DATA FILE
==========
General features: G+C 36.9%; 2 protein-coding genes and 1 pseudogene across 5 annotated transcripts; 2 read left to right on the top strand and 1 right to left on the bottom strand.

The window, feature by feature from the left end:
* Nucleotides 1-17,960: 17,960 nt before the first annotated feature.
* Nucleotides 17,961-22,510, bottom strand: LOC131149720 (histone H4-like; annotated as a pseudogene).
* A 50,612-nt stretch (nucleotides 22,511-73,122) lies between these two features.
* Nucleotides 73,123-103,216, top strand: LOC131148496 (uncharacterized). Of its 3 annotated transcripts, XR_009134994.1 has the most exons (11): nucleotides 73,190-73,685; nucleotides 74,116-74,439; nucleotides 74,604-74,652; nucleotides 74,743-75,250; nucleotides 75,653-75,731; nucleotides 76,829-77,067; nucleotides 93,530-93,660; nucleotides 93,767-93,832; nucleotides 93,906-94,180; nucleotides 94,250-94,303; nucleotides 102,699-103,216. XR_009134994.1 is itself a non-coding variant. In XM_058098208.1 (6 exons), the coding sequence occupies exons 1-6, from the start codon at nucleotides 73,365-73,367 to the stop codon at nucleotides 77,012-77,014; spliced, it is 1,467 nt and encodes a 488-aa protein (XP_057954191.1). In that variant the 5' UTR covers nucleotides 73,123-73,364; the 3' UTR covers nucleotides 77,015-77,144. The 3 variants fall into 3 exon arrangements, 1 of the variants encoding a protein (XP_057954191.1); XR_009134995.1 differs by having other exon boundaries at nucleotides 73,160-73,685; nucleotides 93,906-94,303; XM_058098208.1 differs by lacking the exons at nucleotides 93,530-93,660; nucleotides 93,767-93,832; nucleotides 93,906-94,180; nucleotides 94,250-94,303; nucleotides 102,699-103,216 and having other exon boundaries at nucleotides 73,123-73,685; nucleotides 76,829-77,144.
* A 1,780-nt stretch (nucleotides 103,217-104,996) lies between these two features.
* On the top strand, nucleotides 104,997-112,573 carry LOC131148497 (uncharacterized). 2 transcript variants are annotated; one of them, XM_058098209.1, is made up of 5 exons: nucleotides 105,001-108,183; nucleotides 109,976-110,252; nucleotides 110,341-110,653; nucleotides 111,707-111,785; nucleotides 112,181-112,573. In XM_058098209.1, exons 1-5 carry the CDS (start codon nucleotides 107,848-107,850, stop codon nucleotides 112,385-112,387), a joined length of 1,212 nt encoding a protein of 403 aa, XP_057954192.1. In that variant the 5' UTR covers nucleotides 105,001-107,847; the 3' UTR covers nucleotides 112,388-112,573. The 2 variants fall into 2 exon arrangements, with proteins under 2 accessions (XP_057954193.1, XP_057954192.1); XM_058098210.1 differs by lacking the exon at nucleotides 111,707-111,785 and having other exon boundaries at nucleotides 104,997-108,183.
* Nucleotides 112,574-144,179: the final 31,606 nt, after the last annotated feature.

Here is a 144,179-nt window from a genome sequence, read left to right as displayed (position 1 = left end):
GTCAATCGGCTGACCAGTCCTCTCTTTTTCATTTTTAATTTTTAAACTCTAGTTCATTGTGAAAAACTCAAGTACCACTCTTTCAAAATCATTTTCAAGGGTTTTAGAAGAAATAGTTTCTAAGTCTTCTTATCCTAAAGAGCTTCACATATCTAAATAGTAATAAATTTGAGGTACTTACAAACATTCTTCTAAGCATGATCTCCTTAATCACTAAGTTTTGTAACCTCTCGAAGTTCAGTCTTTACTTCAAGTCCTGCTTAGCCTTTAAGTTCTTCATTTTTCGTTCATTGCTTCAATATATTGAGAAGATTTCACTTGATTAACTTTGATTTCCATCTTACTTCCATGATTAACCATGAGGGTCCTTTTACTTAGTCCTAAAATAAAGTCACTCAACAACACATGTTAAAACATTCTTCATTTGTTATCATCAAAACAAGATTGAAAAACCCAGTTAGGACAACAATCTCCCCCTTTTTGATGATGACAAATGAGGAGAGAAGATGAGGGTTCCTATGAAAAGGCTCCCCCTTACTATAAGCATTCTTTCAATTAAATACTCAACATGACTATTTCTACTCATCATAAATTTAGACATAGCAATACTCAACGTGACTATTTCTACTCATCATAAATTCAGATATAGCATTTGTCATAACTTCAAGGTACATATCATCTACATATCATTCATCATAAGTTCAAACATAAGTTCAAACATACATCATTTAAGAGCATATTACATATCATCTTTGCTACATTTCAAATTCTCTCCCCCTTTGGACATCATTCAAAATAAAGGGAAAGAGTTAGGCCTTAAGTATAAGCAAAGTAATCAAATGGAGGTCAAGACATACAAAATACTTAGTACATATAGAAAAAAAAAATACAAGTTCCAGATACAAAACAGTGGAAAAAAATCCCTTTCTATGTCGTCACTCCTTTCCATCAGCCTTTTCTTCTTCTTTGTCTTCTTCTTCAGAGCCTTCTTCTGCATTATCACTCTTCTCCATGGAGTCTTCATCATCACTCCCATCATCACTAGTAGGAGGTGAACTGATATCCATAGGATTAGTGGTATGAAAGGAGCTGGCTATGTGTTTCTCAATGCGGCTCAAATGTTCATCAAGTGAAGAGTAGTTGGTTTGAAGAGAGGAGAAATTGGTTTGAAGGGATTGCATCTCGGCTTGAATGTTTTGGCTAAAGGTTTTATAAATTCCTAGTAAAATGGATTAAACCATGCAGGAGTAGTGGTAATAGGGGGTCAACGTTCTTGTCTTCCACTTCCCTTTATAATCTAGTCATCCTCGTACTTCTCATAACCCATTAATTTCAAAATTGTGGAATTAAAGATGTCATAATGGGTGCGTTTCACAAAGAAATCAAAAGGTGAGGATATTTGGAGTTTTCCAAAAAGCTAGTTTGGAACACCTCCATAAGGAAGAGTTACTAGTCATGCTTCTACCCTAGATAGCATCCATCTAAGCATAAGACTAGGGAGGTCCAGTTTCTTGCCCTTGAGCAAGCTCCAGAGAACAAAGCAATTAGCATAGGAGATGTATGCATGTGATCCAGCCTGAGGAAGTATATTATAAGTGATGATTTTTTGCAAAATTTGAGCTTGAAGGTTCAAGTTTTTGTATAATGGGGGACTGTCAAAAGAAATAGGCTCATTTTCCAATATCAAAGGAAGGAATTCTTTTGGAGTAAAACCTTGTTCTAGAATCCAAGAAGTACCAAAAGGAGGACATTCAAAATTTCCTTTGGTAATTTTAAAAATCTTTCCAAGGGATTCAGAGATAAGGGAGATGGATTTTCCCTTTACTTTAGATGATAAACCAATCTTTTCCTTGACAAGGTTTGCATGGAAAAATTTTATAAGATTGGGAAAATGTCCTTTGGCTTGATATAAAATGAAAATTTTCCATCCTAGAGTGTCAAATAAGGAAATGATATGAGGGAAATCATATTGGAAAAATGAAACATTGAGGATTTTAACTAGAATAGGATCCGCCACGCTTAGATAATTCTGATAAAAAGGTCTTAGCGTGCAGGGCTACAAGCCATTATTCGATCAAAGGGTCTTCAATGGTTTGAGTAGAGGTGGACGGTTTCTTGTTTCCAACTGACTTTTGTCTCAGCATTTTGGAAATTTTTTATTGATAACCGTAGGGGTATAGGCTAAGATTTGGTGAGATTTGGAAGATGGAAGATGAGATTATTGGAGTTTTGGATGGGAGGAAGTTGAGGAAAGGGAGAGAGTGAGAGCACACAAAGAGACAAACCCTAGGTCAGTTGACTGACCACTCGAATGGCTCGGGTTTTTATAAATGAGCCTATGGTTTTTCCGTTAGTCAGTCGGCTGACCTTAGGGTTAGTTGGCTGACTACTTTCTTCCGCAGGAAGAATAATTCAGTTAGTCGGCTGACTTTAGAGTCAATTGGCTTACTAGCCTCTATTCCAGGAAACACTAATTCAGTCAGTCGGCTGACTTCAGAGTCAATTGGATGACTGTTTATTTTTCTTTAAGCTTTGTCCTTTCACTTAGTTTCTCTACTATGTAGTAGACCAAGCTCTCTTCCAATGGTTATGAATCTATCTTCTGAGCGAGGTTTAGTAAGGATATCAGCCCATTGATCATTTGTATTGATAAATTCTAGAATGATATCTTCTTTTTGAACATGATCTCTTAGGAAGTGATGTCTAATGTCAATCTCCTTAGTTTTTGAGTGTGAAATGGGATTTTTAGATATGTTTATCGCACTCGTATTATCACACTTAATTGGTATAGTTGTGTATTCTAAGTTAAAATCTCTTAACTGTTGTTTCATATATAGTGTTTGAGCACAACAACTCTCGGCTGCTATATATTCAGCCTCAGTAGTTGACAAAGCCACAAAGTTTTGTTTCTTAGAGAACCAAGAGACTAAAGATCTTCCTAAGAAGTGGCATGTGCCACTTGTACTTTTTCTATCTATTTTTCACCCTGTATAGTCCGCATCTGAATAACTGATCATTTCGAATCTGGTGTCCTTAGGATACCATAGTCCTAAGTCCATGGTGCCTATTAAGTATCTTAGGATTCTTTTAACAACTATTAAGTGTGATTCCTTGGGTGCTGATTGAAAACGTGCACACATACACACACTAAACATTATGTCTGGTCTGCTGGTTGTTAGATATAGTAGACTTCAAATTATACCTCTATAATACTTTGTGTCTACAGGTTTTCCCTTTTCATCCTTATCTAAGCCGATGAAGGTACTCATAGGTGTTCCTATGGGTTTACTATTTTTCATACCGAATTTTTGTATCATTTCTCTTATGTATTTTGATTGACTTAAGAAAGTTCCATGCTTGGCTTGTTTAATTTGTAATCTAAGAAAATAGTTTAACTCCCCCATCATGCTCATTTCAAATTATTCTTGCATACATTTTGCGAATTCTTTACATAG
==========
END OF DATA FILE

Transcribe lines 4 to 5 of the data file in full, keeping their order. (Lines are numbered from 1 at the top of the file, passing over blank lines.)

* Nucleotides 17,961-22,510, bottom strand: LOC131149720 (histone H4-like; annotated as a pseudogene).
* A 50,612-nt stretch (nucleotides 22,511-73,122) lies between these two features.